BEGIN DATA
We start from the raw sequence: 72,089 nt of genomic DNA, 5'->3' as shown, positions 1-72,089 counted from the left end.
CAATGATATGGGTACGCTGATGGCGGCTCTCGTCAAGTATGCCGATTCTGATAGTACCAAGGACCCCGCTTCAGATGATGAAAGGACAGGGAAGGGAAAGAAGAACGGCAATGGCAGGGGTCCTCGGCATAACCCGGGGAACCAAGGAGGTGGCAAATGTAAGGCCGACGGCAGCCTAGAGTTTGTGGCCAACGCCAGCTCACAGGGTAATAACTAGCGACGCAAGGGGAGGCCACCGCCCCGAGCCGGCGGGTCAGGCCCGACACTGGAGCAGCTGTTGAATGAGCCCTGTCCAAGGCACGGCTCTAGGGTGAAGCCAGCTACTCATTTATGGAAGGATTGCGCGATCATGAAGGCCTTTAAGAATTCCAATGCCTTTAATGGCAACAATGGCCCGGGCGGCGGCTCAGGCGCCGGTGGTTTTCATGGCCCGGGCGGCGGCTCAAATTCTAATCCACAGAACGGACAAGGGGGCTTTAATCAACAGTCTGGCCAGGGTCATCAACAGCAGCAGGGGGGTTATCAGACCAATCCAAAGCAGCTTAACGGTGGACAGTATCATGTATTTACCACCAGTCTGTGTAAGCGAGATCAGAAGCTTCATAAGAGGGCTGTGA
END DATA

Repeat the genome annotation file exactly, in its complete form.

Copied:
We start from the raw sequence: 72,089 nt of genomic DNA, 5'->3' as shown, positions 1-72,089 counted from the left end.
CAATGATATGGGTACGCTGATGGCGGCTCTCGTCAAGTATGCCGATTCTGATAGTACCAAGGACCCCGCTTCAGATGATGAAAGGACAGGGAAGGGAAAGAAGAACGGCAATGGCAGGGGTCCTCGGCATAACCCGGGGAACCAAGGAGGTGGCAAATGTAAGGCCGACGGCAGCCTAGAGTTTGTGGCCAACGCCAGCTCACAGGGTAATAACTAGCGACGCAAGGGGAGGCCACCGCCCCGAGCCGGCGGGTCAGGCCCGACACTGGAGCAGCTGTTGAATGAGCCCTGTCCAAGGCACGGCTCTAGGGTGAAGCCAGCTACTCATTTATGGAAGGATTGCGCGATCATGAAGGCCTTTAAGAATTCCAATGCCTTTAATGGCAACAATGGCCCGGGCGGCGGCTCAGGCGCCGGTGGTTTTCATGGCCCGGGCGGCGGCTCAAATTCTAATCCACAGAACGGACAAGGGGGCTTTAATCAACAGTCTGGCCAGGGTCATCAACAGCAGCAGGGGGGTTATCAGACCAATCCAAAGCAGCTTAACGGTGGACAGTATCATGTATTTACCACCAGTCTGTGTAAGCGAGATCAGAAGCTTCATAAGAGGGCTGTGA